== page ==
As is the tradition at Tryzub, the artists themselves, spearheaded by Voloshky and Iskra Ukrainian Dance Ensembles’ artistic directors, Taras Lewyckyj and Andrij Cybyk, and by Efsane Crimean Tatar Ensemble’s artistic director, National Artist of Crimea, Dinara Faisova, designed, created and executed an integrated collaborative concert program. The artistic unity underscored the theme: “United Ukraine; United with Us.”
Repeatedly, the Voloshky and Iskra dancers, at times accompanied by Innesa Tymochko Dekajlo’s vibrant violin, took to the stage and danced together, as one ensemble.
The featured performer, Honored Artist of Ukraine Iryna Lonchyna, a singer-songwriter from Ivano Frankivsk, gave an awesome performance of a vibrant mix of her own works and well-known Ukrainian folk tunes.
Amazing and inspiring performances by Ms. Tymochko Dekajlo, Vox Ethnika, the Ariana Lem Joy Trio, Crimean Tatar singer Uriye Kemenchikli (an honored Artist of Uzbekistan, where Stalin had forcibly exiled the Crimean Tatar peoples of Ukraine) and the Crimean Tatar music, song and dance ensemble Efsane (Tatar Legend) completed the mosaic of national unity.
Throughout the concert, there were greetings from many interesting guests: Vladyslava Bondarenko, counsellor for Ukrainian community outreach of the Embassy of Ukraine,who read a letter of greetings from Ambassador Valeriy Chaly; Congressman Brian Fitzpatrick (R-Pa.); Philadelphia Court of Common Pleas Judge Carolyn Nichols; Lara Kitain Flynn, regional representative for Sen. Bob Casey (D-Pa.), who read a letter of greeting from the senator; and Aron Momand, president of the Afghani-American community in the U.S. The MC also extended greetings from Congressman Brendan Boyle (D-Pa.) who was kept from attending by a pressing personal matter.
Another stirring moment occurred when Col. Vitaliy Halitsyn of Ukraine’s army addressed the festival-goers. The officer is here for special surgical and restorative treatment for injuries to his eyes that occurred on the Russian front when a mine exploded in his face. An organization by the name of Revived Soldiers Ukraine, a welcome addition to Tryzub’s community service area, had arranged for the colonel to be treated at Will’s Eye Hospital, under the care of Ukrainian American physician Jurij Bilyk. Both the hospital and this fine physician are providing care and treatment pro bono.
Col. Halitsyn drew the audience’s attention to Ukraine’s current struggle for freedom and self-determination. He emphasized that the Ukrainian people can, must and will fully attain and celebrate not only their independence, but also the freedom and dignity that promise to be the progeny of the Maidan revolution. He encouraged everyone to actively assist Ukraine and its people. He expressed heartfelt thanks to the Revived Soldiers organization, its volunteers, Ms. Lonchyna who had arranged an earlier fund-raising concert for the organization, and to Wills Eye and Dr. Bilyk.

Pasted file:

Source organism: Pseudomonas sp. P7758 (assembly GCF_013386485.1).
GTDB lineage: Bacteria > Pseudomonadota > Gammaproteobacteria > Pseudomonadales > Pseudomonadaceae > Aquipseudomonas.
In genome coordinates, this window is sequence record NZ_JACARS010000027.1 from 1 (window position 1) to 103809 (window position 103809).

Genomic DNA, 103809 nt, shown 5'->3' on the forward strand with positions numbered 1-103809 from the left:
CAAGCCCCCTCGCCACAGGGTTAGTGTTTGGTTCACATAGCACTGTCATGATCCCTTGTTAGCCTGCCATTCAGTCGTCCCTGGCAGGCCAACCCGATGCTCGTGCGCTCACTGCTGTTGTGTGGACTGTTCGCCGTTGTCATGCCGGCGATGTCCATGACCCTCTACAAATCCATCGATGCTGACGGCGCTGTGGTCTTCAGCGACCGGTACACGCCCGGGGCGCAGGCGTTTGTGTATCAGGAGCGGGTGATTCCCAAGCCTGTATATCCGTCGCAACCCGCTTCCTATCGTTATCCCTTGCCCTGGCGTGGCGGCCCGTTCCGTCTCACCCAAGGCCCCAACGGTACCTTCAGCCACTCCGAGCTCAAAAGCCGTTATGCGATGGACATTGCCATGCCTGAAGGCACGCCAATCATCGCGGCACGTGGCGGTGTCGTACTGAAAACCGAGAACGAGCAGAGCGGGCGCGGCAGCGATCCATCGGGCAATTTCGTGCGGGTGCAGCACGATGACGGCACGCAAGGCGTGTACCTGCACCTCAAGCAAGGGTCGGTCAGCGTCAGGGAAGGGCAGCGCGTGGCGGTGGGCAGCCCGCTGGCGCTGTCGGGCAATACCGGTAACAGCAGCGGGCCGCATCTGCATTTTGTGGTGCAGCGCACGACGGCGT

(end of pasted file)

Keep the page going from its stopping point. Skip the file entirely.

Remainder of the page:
Basil Tarasko (“Mr. Baseball,” as he is known to his fellow Tryzub Club members), commissioner of Ukraine Baseball, presented a special award to Tryzub for its work in helping to develop baseball programs in many orphanages in Ukraine.
Towards the end of the program, the Voloshky and Iskra dancers broke out into a majestic “Hopak.” It was a manifestation of the selfless cooperation of the performing artists. One of the highlights was the integration of two Crimean Tatar dancers, mother and son Dinara Faisova Arslanova and Yunus Faisov, into the show-off portion of the “Hopak.”
As the encore music of the “Hopak” continued to play, the MC called all of the performers to the stage for a final good-bye. Jurij Matolak of Vox Ethnika led all in a rousing “Mnohaya Lita.” Shouts of “Glory to Ukraine” and “Glory to its Heroes” closed the concert.
A vibrant dance at the outdoor pavilion followed to the tunes of Vox Ethnika. Throughout the day, festival-goers were able to visit the vendors’ grove which was chock full of Ukrainian arts and crafts. Face painting, caricature drawings and a myriad amusements were available for “kids of all ages.”